Euphemism An indirect, less offensive way of saying something that is considered unpleasant
Euphony A succession of harmonious sounds used in poetry or prose; the opposite of cacophony.
Faulty Parallelism orderly construction of a sentence keeps parallel ideas in the same grammatical form, ideas in a series should be in the same grammatical form, even when the series consists of only two items, parallel ideas should be in the same grammatical form, parallel ideas are often signaled by pairs of words like either/or, neither/nor, etc.
Flashback A scene that interrupts the normal chronological sequence of events in a story to depict something that happened at an earlier time
Foil A character who is in most ways opposite to the main character (protagonist) or one who is nearly the same as the protagonist. The purpose of the foil character is to emphasize the traits of the main character by contrast only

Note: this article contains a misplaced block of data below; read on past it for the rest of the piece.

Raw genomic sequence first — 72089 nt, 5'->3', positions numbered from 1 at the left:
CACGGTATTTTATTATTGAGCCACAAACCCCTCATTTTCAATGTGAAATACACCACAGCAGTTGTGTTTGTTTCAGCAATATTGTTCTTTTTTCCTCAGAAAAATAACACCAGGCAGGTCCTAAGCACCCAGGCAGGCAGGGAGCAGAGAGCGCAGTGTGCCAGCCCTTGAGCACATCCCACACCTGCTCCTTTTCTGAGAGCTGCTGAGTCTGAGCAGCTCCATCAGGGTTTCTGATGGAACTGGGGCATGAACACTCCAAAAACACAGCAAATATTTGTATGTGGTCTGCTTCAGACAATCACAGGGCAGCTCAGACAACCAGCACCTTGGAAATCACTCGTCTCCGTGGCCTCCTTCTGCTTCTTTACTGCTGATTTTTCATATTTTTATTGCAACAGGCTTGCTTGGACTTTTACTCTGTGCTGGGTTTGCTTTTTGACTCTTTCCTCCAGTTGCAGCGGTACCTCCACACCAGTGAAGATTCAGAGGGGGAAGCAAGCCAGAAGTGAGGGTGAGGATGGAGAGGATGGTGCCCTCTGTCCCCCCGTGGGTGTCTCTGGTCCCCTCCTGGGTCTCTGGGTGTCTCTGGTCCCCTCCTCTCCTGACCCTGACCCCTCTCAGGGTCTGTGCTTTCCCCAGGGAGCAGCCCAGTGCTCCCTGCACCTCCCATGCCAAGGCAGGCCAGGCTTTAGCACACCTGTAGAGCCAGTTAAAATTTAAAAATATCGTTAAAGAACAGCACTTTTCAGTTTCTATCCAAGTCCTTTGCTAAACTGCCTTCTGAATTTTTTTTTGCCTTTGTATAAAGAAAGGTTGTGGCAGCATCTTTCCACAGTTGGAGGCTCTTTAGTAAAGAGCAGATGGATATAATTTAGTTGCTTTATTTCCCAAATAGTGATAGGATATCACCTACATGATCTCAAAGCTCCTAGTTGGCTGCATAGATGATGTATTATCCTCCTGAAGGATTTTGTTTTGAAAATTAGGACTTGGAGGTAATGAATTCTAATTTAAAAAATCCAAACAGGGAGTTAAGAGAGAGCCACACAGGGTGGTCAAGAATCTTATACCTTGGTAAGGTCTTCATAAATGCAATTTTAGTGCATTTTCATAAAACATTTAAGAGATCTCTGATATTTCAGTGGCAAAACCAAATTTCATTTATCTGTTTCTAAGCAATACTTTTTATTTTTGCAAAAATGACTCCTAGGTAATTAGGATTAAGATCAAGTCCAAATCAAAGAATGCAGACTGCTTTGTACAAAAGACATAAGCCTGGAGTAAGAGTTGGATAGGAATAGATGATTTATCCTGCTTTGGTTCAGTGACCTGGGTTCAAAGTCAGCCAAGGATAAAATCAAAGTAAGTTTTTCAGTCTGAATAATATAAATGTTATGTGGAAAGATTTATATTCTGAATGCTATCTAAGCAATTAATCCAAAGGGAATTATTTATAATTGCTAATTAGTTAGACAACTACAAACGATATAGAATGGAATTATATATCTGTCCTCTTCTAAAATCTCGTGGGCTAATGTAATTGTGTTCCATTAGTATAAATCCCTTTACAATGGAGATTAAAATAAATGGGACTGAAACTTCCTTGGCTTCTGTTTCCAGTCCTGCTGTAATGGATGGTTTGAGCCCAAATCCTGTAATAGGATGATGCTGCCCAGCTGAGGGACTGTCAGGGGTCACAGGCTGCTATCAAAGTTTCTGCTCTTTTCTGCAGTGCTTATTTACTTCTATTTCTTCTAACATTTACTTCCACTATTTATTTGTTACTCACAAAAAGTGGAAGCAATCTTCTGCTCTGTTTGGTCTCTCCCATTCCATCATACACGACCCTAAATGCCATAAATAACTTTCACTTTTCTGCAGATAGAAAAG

Foreshadowing A narrative device that hints at coming events; often builds suspense or anxiety in the reader.
Hubris Excessive pride or arrogance that results in the downfall of the protagonist of a tragedy
Hyperbaton A literary device wherein the author plays with the regular positioning of words and phrases and creates a differently structured sentence to convey the same meaning. (Example: Alone he walked)
Hyperbole A figure of speech that uses exaggeration to express strong emotion, make a point, or evoke humor
Imagery Description that appeals to the senses (sight, sound, smell, touch, taste)
Internal Rhyme A poetic device in which a word in the middle of a line rhymes with a word at the end of the same metrical line.
Inversion A switch in the normal word order, often used to emphasis or for rhyme scheme
Irony A contrast or discrepancy between what is stated and what is really meant, or between what is expected to happen and what actually does happen.